History of the Solent Forts
The Solent Forts were built over 150 years ago to protect the eastern approaches to Portsmouth Harbour from attack by enemy forces. We needed protection from the French, led by Napoleon. They were commissioned by British Prime Minister Lord Henry Palmerston, but in fact, they were never actually used.
The Forts took 15 years to complete, so by the time they were ready, we weren’t scared of the French anymore. The forts then became known as ‘Palmerston’s follies’.
They would’ve been great in the First World War as a line of defence, but military defences in the channel were so strong, that not much got past as far as the Solent Forts. They were then abandoned until the start of the Second World War.
During World War II they were manned, but life there was grim. Soldiers were chosen on their inability to swim, so they wouldn’t escape. Not much happened according to the history books.
Modern day Solent Forts
Since then there’ve been a few different owners, usually running out of cash along the way, before the current owners took over with the ultimate plan to make the Forts work.
No Man’s Fort is an interesting place.
Bigger than my photos from the outside look, and difficult to get to – as demonstrated by all the cancellations everyone had experienced. It’s fascinating to think how they manage to make it work as a business.
On the rooftop they had two jacuzzis, open to any overnight guests who were making the most of it. There was also an outdoor firepit, and an amazing indoor one too. Inside you’ll find a bar, and a luxury spa too.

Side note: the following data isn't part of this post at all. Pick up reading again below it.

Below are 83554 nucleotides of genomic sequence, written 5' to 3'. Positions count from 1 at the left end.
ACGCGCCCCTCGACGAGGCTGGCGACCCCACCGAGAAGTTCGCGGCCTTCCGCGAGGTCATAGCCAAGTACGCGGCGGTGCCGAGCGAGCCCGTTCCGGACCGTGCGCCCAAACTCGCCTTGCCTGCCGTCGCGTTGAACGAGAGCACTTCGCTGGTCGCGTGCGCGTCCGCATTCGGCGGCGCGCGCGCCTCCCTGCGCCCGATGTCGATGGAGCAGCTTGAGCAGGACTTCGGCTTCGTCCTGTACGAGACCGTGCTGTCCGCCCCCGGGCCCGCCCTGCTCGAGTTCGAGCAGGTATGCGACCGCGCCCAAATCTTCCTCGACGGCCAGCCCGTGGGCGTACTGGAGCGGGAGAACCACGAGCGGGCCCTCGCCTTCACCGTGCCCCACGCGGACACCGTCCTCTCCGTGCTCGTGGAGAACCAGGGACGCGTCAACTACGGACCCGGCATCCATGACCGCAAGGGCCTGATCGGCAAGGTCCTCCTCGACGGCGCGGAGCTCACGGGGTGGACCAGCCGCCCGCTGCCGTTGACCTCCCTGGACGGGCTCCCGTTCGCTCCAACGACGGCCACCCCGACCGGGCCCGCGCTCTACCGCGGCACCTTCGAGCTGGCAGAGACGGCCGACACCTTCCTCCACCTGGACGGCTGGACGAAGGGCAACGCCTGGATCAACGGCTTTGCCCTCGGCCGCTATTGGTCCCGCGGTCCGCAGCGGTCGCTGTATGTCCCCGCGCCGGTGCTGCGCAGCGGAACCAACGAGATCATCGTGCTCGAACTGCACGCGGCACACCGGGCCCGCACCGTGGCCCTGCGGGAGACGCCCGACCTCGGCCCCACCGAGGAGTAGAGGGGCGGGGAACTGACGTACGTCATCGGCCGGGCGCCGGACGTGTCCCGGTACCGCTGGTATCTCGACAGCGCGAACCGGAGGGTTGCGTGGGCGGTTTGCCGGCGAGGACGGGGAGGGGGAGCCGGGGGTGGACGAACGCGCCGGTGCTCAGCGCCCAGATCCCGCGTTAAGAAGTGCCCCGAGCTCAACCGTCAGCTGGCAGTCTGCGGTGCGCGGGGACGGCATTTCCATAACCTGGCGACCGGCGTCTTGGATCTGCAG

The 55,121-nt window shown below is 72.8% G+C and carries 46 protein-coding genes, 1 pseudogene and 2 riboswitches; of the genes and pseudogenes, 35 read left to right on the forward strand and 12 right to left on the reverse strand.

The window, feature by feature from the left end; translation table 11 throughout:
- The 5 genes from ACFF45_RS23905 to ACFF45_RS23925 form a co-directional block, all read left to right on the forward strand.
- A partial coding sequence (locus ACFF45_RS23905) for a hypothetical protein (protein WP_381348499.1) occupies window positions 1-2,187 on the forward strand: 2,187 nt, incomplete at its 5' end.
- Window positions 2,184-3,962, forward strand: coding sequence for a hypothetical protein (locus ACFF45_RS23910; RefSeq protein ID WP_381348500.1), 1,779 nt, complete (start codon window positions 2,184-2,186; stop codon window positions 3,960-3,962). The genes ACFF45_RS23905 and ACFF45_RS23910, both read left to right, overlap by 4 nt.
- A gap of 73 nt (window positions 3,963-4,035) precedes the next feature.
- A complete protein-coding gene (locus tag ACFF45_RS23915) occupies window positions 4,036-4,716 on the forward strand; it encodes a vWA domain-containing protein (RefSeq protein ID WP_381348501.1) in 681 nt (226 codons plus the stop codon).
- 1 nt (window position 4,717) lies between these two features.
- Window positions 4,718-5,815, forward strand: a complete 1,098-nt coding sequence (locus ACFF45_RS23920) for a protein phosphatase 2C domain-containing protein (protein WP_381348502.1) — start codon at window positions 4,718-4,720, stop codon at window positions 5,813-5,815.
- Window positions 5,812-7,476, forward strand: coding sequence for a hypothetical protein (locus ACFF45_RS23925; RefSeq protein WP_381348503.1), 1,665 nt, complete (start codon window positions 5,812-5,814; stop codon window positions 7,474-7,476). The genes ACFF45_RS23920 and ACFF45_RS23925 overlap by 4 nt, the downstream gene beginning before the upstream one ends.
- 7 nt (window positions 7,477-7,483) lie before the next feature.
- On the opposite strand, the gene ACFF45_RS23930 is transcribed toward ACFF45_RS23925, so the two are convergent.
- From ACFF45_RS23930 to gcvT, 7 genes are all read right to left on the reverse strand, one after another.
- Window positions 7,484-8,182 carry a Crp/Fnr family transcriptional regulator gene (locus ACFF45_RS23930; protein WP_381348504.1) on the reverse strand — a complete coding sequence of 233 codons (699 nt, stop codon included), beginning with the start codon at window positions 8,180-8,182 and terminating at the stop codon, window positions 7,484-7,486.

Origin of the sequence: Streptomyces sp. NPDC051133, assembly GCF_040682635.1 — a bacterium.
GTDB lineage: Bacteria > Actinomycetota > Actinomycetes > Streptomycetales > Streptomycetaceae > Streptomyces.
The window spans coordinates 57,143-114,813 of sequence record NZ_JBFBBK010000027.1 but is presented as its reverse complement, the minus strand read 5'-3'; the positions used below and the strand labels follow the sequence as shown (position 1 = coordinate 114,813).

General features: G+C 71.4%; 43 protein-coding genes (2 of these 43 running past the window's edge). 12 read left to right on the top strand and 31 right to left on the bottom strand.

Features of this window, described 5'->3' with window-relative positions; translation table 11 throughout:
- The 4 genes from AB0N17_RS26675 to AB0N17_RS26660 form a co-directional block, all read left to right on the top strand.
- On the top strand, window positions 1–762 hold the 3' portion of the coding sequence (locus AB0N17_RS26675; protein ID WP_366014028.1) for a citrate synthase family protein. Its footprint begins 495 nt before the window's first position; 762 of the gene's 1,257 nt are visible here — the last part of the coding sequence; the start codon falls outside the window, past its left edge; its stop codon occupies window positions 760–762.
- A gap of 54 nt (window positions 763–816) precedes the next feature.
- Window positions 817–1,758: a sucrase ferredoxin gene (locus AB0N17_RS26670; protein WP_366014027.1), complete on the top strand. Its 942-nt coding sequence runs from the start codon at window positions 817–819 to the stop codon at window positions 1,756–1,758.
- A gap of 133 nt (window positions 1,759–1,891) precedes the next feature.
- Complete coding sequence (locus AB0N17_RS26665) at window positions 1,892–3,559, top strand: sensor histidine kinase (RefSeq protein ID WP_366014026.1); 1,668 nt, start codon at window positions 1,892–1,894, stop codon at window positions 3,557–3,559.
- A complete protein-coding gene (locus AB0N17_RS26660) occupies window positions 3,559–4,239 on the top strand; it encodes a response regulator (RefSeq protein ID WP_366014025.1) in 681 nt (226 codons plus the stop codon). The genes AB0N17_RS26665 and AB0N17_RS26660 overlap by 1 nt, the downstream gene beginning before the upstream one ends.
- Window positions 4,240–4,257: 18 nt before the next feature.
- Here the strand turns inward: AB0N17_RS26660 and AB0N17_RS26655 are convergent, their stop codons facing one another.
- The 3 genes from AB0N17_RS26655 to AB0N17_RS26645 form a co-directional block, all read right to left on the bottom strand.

Up the lighthouse were different rooms to enjoy, surrounded by glass with the light shining in.
So, lunch at No Man’s Fort
Thanks to our Red Letter Days voucher we had a three-course Sunday roast to look forward to. It was a fixed menu, to keep things simple.
“Take in the incredible sights, sounds and smells of the ocean on a private man-made island in the Solent. A short boat ride to the venue from Portsmouth leaves the mainland behind and transports you to luxury. Climb aboard the five-star facility and be greeted with a welcome drink to settle in.
Next, take a brief historic tour of the multi-million pound refurbished fort, which includes 22 stunning rooms, a range of magnificent function halls, a hot tub with unrivalled views and much more.”
It was a traditional Sunday Lunch with roast beef and Yorkies, a pate starter and crumble for dessert.
After our No Man’s Fort lunch
After lunch we had more time to wander around the Fort as we pleased. We went to one of the games rooms and played a game of snooker. There was also pool, billiards, and a space to sit and chill too.
We spent the rest of the time relaxing up on the roof garden, soaking up the sun and admiring the views of the Solent and the Isle of Wight.
Going to the Solent Forts
A trip to the Solent Forts is definitely one for a special occasion. Everyone we met on the boat was celebrating something, so I felt the need to make something up, although I didn’t, just replying ‘it’s Sunday!’.
Can’t really deny it’s an expensive day out, but with entertainment, a three-course lunch, a welcome cocktail and a boat trip out there and back, it’s a great way to spend a Red Letters Day voucher!
AD: I went to the No Man’s Fort in the Solent courtesy of Red Letter Days.
They gave me a voucher in return for a review of my activity.